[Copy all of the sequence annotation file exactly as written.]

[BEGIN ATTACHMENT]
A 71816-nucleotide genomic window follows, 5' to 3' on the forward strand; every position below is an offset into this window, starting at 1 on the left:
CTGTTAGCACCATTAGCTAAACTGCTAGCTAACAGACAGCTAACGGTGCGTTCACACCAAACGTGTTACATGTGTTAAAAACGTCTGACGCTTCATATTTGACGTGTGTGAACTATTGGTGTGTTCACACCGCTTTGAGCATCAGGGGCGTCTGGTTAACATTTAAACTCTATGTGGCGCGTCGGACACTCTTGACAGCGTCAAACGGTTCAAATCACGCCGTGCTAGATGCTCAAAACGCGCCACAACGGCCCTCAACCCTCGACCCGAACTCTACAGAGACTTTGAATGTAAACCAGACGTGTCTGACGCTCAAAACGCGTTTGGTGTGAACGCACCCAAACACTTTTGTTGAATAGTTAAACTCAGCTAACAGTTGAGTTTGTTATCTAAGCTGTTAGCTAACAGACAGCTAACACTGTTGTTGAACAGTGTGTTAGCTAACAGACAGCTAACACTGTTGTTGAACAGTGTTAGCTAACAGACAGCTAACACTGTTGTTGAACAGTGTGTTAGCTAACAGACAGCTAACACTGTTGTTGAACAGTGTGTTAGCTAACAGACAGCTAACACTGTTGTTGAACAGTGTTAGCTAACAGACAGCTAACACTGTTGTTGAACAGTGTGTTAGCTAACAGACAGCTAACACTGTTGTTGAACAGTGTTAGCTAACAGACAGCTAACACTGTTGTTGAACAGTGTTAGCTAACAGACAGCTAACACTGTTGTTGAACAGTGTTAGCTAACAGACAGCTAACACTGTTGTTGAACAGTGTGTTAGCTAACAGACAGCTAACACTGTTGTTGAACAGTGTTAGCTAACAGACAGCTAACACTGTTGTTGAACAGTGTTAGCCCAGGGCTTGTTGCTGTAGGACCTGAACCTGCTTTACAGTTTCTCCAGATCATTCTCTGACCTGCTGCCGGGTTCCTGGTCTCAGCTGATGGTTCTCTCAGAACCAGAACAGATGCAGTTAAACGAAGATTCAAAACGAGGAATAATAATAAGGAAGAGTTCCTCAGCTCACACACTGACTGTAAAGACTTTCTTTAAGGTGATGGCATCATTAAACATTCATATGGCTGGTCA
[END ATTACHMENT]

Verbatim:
A 71816-nucleotide genomic window follows, 5' to 3' on the forward strand; every position below is an offset into this window, starting at 1 on the left:
CTGTTAGCACCATTAGCTAAACTGCTAGCTAACAGACAGCTAACGGTGCGTTCACACCAAACGTGTTACATGTGTTAAAAACGTCTGACGCTTCATATTTGACGTGTGTGAACTATTGGTGTGTTCACACCGCTTTGAGCATCAGGGGCGTCTGGTTAACATTTAAACTCTATGTGGCGCGTCGGACACTCTTGACAGCGTCAAACGGTTCAAATCACGCCGTGCTAGATGCTCAAAACGCGCCACAACGGCCCTCAACCCTCGACCCGAACTCTACAGAGACTTTGAATGTAAACCAGACGTGTCTGACGCTCAAAACGCGTTTGGTGTGAACGCACCCAAACACTTTTGTTGAATAGTTAAACTCAGCTAACAGTTGAGTTTGTTATCTAAGCTGTTAGCTAACAGACAGCTAACACTGTTGTTGAACAGTGTGTTAGCTAACAGACAGCTAACACTGTTGTTGAACAGTGTTAGCTAACAGACAGCTAACACTGTTGTTGAACAGTGTGTTAGCTAACAGACAGCTAACACTGTTGTTGAACAGTGTGTTAGCTAACAGACAGCTAACACTGTTGTTGAACAGTGTTAGCTAACAGACAGCTAACACTGTTGTTGAACAGTGTGTTAGCTAACAGACAGCTAACACTGTTGTTGAACAGTGTTAGCTAACAGACAGCTAACACTGTTGTTGAACAGTGTTAGCTAACAGACAGCTAACACTGTTGTTGAACAGTGTTAGCTAACAGACAGCTAACACTGTTGTTGAACAGTGTGTTAGCTAACAGACAGCTAACACTGTTGTTGAACAGTGTTAGCTAACAGACAGCTAACACTGTTGTTGAACAGTGTTAGCCCAGGGCTTGTTGCTGTAGGACCTGAACCTGCTTTACAGTTTCTCCAGATCATTCTCTGACCTGCTGCCGGGTTCCTGGTCTCAGCTGATGGTTCTCTCAGAACCAGAACAGATGCAGTTAAACGAAGATTCAAAACGAGGAATAATAATAAGGAAGAGTTCCTCAGCTCACACACTGACTGTAAAGACTTTCTTTAAGGTGATGGCATCATTAAACATTCATATGGCTGGTCA